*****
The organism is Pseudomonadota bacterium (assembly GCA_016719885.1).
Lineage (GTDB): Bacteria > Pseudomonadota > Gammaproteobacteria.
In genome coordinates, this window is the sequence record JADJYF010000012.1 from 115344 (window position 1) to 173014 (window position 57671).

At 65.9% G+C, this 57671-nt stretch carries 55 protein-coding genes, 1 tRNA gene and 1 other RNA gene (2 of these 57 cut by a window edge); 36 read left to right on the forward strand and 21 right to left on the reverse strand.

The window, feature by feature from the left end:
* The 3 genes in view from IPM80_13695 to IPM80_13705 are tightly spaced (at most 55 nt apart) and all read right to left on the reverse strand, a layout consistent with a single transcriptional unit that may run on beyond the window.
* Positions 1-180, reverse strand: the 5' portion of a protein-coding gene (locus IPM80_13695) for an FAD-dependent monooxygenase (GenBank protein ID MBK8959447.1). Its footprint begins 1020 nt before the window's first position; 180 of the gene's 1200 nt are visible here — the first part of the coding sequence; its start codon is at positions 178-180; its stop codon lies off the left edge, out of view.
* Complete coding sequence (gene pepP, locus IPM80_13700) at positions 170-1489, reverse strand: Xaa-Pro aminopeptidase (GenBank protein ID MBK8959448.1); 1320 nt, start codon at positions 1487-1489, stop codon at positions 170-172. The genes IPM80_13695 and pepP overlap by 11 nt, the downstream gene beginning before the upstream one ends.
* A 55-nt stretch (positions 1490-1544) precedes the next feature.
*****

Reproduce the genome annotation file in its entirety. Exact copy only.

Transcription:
The organism is Pseudomonadota bacterium (assembly GCA_016719885.1).
Lineage (GTDB): Bacteria > Pseudomonadota > Gammaproteobacteria.
In genome coordinates, this window is the sequence record JADJYF010000012.1 from 115344 (window position 1) to 173014 (window position 57671).

At 65.9% G+C, this 57671-nt stretch carries 55 protein-coding genes, 1 tRNA gene and 1 other RNA gene (2 of these 57 cut by a window edge); 36 read left to right on the forward strand and 21 right to left on the reverse strand.

The window, feature by feature from the left end:
* The 3 genes in view from IPM80_13695 to IPM80_13705 are tightly spaced (at most 55 nt apart) and all read right to left on the reverse strand, a layout consistent with a single transcriptional unit that may run on beyond the window.
* Positions 1-180, reverse strand: the 5' portion of a protein-coding gene (locus IPM80_13695) for an FAD-dependent monooxygenase (GenBank protein ID MBK8959447.1). Its footprint begins 1020 nt before the window's first position; 180 of the gene's 1200 nt are visible here — the first part of the coding sequence; its start codon is at positions 178-180; its stop codon lies off the left edge, out of view.
* Complete coding sequence (gene pepP, locus IPM80_13700) at positions 170-1489, reverse strand: Xaa-Pro aminopeptidase (GenBank protein ID MBK8959448.1); 1320 nt, start codon at positions 1487-1489, stop codon at positions 170-172. The genes IPM80_13695 and pepP overlap by 11 nt, the downstream gene beginning before the upstream one ends.
* A 55-nt stretch (positions 1490-1544) precedes the next feature.